Lake and Sumter Style Magazine
7:06 am EDT
Sunday, October 25, 2020

LOCAL TALENT: Mr. Showtime!

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Richie Quarantello doesn’t just rely on vocals or his considerable musical ability to keep crowds entertained. The fun-loving, 70-year-old native New Yorker puts on quite a show by engaging his audience.

“It’s always going to be a party when I’m up on that stage,” said the entertainer known as Richie Q.

He goes above and beyond to deliver on that promise.

Sometimes, he’ll ask the crowd, ‘Do you want to see sexy?’ He’ll then pull up his pant legs and ask women to smack his leg. Mesmerized ladies stick money in his pant leg.

Other times, he’ll approach a woman in the audience and say, ‘Your husband requested a song specifically for you.’ He’ll sing the song, leaving the wife feeling special, even though the husband didn’t request a song.

“Some of those guys give me a $10 tip when their wives aren’t looking,” Richie said.

Richie wows audiences with vocals and his ability to play both saxophone and flute. Since moving to The Villages nearly two years ago, he has performed at Red Sauce and Cody’s Original Roadhouse in The Villages, Pasta Cucina in Fruitland Park and SIP Restaurant Jazz and Wine Bar in Leesburg.

Living here has taught him some valuable lessons.

“When I first moved here people told me there are lots of STDs in The Villages,” Richie recalled. “I said, ‘What the hell is that, some type of motor oil?’”

Richie hasn’t always been so happy-go-lucky, but his sense of humor helped him push through challenging times. At age 14, he joined a gang and became a street fighter on the unforgiving streets of Brooklyn. He later joined the U.S. Army and was injured several times in Vietnam — once from grenade shrapnel and another time from a bullet. He suffered a massive heart attack in 1991.

“When you’ve endured everything I have, you realize each day is a blessing,” he said.

Richie owned a successful carpet contractor business and did big-dollar jobs for Mariah Carey, Robert Redford, Steven Spielberg, Tom Cruise and Jerry Seinfeld. In the evenings, he headed to his basement and played the saxophone.

“I’d be down there until 3 a.m.,” he said. “My wife would ask me, ‘When are you coming to bed?’”

The self-taught saxophonist became quite talented. After retiring and relocating to Naples in 1991, he became the saxophonist for two different bands, Night Train and Magic Moments. He later moved to Costa Rica and performed in several Latin and Reggae bands. His talents also landed him gigs alongside The Temptations at Crystal Palace Casino in The Bahamas and with famous singer Johnny Maestro aboard a cruise ship.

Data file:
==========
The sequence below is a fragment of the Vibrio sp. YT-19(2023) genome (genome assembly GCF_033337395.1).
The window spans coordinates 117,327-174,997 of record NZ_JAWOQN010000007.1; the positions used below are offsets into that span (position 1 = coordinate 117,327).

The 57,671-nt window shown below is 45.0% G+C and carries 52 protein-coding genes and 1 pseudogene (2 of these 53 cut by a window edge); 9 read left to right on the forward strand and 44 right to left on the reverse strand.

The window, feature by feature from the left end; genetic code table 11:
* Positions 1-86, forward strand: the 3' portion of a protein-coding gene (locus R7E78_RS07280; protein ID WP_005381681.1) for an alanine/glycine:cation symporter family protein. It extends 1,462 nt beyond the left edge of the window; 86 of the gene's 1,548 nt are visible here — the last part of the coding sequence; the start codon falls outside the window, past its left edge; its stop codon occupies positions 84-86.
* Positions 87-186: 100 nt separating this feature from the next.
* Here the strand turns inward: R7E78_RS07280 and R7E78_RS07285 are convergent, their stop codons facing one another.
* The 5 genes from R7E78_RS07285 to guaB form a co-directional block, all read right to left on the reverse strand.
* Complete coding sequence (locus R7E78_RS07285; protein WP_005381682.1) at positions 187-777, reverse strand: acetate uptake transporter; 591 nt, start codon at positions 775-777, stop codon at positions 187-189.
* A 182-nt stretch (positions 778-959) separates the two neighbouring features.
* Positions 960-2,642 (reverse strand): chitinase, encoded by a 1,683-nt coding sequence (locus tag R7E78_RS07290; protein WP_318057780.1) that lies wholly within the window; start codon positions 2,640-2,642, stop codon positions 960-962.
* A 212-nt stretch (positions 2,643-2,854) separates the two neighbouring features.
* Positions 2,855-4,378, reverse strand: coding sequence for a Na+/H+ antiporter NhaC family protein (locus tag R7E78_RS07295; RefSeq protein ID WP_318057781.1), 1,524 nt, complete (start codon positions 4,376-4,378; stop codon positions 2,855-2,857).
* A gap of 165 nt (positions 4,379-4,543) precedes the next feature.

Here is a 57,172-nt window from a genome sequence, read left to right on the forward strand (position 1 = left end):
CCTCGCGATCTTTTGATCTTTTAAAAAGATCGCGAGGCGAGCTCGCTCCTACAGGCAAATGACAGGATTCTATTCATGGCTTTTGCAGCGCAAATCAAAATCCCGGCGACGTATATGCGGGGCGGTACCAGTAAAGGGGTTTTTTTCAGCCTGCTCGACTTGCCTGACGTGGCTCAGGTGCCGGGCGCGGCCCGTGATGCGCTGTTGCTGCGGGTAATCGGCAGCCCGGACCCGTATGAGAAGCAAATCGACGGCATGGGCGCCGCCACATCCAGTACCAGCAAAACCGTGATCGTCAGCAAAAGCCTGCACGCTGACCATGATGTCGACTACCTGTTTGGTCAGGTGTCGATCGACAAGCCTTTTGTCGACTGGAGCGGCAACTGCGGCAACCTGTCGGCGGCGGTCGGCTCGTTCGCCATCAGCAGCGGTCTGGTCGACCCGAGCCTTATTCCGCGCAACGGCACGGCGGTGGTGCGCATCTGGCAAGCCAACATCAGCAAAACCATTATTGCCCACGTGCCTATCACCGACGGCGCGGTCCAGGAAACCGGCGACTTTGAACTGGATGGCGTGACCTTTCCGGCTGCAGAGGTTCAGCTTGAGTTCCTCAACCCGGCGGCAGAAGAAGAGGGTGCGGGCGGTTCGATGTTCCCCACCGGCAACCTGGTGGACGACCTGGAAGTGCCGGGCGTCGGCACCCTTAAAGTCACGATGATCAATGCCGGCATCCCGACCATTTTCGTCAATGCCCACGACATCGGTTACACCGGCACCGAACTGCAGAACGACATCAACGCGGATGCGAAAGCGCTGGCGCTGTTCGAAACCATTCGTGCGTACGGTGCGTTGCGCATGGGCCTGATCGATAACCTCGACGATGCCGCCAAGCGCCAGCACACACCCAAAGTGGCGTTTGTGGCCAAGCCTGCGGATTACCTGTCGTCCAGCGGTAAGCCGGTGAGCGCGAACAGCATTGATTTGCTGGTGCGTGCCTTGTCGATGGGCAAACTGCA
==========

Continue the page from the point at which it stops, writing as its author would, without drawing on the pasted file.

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Today, Richie performs a wide range of music. He covers songs made famous by Ray Charles, Louis Armstrong, Frank Sinatra and Dean Martin. And he often sings and dances to Latin rhythms as well.

“When I’m performing I love to dance,” he said. “I make people in the audience get up and dance, too. I can spin and turn with the best of them and have great balance because of my fighting days in Brooklyn.”

He also puts considerable thought into his outfit.

“What you wear matters onstage because stage work is a visual business,” he said. “You’ll never find me in blue jeans. I wear slacks, a shirt, a vest and a hat — either a fedora or a Panama hat. I’m always clean shaved and smell nice, too.”

Without question, Richie has developed a winning formula. On a good night, he’ll bring in as much as $300 in tips. To be the best performer possible, he remains in tip-top shape by running with his dogs each morning and hitting a human-shaped punching bag.

“I love being onstage and performing,” he said. “I feel I’m very good at it. Everyone comes out to these venues to enjoy themselves, and I take lots of pride in making sure they have a wonderful time.”


PHOTOS: Ron Vandevander

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